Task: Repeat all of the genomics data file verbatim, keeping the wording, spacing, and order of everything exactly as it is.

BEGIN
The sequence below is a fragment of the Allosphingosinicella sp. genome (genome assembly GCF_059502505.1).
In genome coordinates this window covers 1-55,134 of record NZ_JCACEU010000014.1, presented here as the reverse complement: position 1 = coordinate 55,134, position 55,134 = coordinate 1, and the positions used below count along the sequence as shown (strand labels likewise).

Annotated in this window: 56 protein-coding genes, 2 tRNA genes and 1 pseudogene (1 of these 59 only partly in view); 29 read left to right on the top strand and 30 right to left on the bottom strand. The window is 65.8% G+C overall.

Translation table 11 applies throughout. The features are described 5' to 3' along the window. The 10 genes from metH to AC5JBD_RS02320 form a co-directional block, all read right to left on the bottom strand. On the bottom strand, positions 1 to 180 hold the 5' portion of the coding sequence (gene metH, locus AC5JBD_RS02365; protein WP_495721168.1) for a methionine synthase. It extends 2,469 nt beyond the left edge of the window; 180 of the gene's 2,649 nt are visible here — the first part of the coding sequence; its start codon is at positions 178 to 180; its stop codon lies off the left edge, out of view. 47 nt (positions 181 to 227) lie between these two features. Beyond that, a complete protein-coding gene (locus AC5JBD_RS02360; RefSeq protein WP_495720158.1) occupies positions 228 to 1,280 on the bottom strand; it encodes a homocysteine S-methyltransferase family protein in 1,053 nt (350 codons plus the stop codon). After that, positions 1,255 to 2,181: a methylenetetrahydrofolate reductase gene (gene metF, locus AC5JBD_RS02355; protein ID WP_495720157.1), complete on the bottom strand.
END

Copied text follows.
The sequence below is a fragment of the Allosphingosinicella sp. genome (genome assembly GCF_059502505.1).
In genome coordinates this window covers 1-55,134 of record NZ_JCACEU010000014.1, presented here as the reverse complement: position 1 = coordinate 55,134, position 55,134 = coordinate 1, and the positions used below count along the sequence as shown (strand labels likewise).

Annotated in this window: 56 protein-coding genes, 2 tRNA genes and 1 pseudogene (1 of these 59 only partly in view); 29 read left to right on the top strand and 30 right to left on the bottom strand. The window is 65.8% G+C overall.

Translation table 11 applies throughout. The features are described 5' to 3' along the window. The 10 genes from metH to AC5JBD_RS02320 form a co-directional block, all read right to left on the bottom strand. On the bottom strand, positions 1 to 180 hold the 5' portion of the coding sequence (gene metH, locus AC5JBD_RS02365; protein WP_495721168.1) for a methionine synthase. It extends 2,469 nt beyond the left edge of the window; 180 of the gene's 2,649 nt are visible here — the first part of the coding sequence; its start codon is at positions 178 to 180; its stop codon lies off the left edge, out of view. 47 nt (positions 181 to 227) lie between these two features. Beyond that, a complete protein-coding gene (locus AC5JBD_RS02360; RefSeq protein WP_495720158.1) occupies positions 228 to 1,280 on the bottom strand; it encodes a homocysteine S-methyltransferase family protein in 1,053 nt (350 codons plus the stop codon). After that, positions 1,255 to 2,181: a methylenetetrahydrofolate reductase gene (gene metF, locus AC5JBD_RS02355; protein ID WP_495720157.1), complete on the bottom strand.